If the uncle is hard at work so is the nephew. In Satara town Udayan is attempting to puncture his uncle's image of humility and modesty. Like his uncle Udayan doesn't lord over his 'subjects'. Perhaps he's heard his uncle tell the electorate that he is “too arrogant to merit too many votes". There is no evidence of that arrogance, though, as he goes on a door-to-door campaign with folded hands in the pouring rain. Men and women throng balconies and roadsides for a glimpse of their crown prince who has, of late, been busy building himself a new palace, the Jal Mandir-a mix of the colonial, Maratha and Mughal styles-just a stone's throw away from his uncle's mansion in Satara.

Udayan has picked a particularly good day-Raksha Bandhan-to launch his door-to-door visits. If old men leaning on sticks bow before Bhausaheb Maharaj, the young boys and girls in the city are tickled to find his nephew in their midst. They are waiting with sweets and tilak and rakhis. But today, the crown prince has nothing to give them in return. Had it not been for the EC's code of conduct he might well have doled out gold and silver, silks and brocades. But the EC's video cameras are keeping a close watch. So Udayan can only ask for the blessings of his 'subjects' even as they seek his.  

With the fire of youth in his belly, Udayan has a blueprint for Satara's development-something that has never been drawn up before. And that's his main grouse and electoral plank. Counters Abhaysinh: “Udayan sees only what he wants to see. He doesn't see the development I've undertaken in the last 20 years. Why else would the people vote for me?"

Criticism of each other by this chacha-bhatija pair is quite restrained. Both laugh when quizzed about the 'battle royale'. Yet both are conscious that they're part of the same family, and each denies any history of bitterness that's now led them to be on opposite sides of the ideological spectrum. “No there's no quarrel with my uncle. But what can you say to a man whose views are so different from yours? We don't have a joint family so there's no question of conflict. We have just simply grown apart,”says Udayan.

The absence of any overt quarrel or bitterness makes it so much more difficult for the people of Satara to decide who'll be their electorally-chosen 'king' in the next millennium. “My uncle could've been the chief minister of Maharashtra soon after Vasantdada Patil. But he was always blessed with the wrong advisors, inadvisable moves, lack of foresight and an extremely introverted character,”says Udayan.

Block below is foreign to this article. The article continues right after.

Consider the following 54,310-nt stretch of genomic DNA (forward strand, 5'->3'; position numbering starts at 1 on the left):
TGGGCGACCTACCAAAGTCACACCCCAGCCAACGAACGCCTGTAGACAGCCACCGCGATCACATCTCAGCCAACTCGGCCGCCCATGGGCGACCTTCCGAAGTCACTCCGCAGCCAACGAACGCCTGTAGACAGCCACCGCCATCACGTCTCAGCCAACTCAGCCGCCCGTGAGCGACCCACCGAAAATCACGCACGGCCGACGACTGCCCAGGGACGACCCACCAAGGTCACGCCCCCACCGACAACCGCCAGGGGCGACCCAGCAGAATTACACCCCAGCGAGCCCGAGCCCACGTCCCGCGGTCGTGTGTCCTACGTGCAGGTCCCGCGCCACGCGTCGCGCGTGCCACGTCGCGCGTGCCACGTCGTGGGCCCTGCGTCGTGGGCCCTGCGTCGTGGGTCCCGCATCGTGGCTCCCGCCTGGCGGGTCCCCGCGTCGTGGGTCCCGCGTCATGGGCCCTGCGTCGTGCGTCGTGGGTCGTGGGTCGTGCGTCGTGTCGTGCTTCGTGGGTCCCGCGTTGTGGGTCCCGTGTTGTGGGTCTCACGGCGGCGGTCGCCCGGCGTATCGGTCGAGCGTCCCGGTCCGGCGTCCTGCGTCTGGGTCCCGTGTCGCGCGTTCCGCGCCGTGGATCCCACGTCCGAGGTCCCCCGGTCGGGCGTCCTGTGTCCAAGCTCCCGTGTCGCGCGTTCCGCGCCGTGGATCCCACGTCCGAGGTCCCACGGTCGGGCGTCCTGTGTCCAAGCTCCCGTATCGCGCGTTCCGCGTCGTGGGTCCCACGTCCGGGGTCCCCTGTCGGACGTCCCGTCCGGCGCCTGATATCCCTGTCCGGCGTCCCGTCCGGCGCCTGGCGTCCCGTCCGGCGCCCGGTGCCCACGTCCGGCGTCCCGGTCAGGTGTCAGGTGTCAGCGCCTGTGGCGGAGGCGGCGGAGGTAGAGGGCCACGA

Though parties don't strictly matter here, his exit from the Congress has not altered Abhaysinh Raje Bhosale's image one bit in the eyes of his 'subjects'. So far as Udayan goes, the people of Satara openly declare, “The lotus (bjp symbol) doesn't  count here. If he wins, it will be a victory for our Maharaj. Not for the bjp.”Says a voter: “Our young Maharaja is, well, very young. He has the fire and the promise. But Bhausaheb Maharaj, too, has done considerable work here, looked after us.”Voters admit they are “torn between the two". 

  But Satara cannot shrug away its responsibility by refusing to take sides. Enter commoner Laxman Sadashiv Uthale of  the Congress, who seeks to ease the dilemma. In a hopeless contest against the two royals, he has a one-point campaign: the royals are using democracy to settle personal scores and the issue of their succession. If the people vote for him, he would be more responsible, he'd be sitting amidst them and not looking down from the lofty heights of a palace and a mansion, he says.

But the people of Satara, hedging their bets, have ears only for the royals. One wonders, were they to lay a wager on who might win or lose, what the odds on the Satara seat (both the Vidhan Sabha and the Lok Sabha) staying with the family would be? The King is dead, long live the King!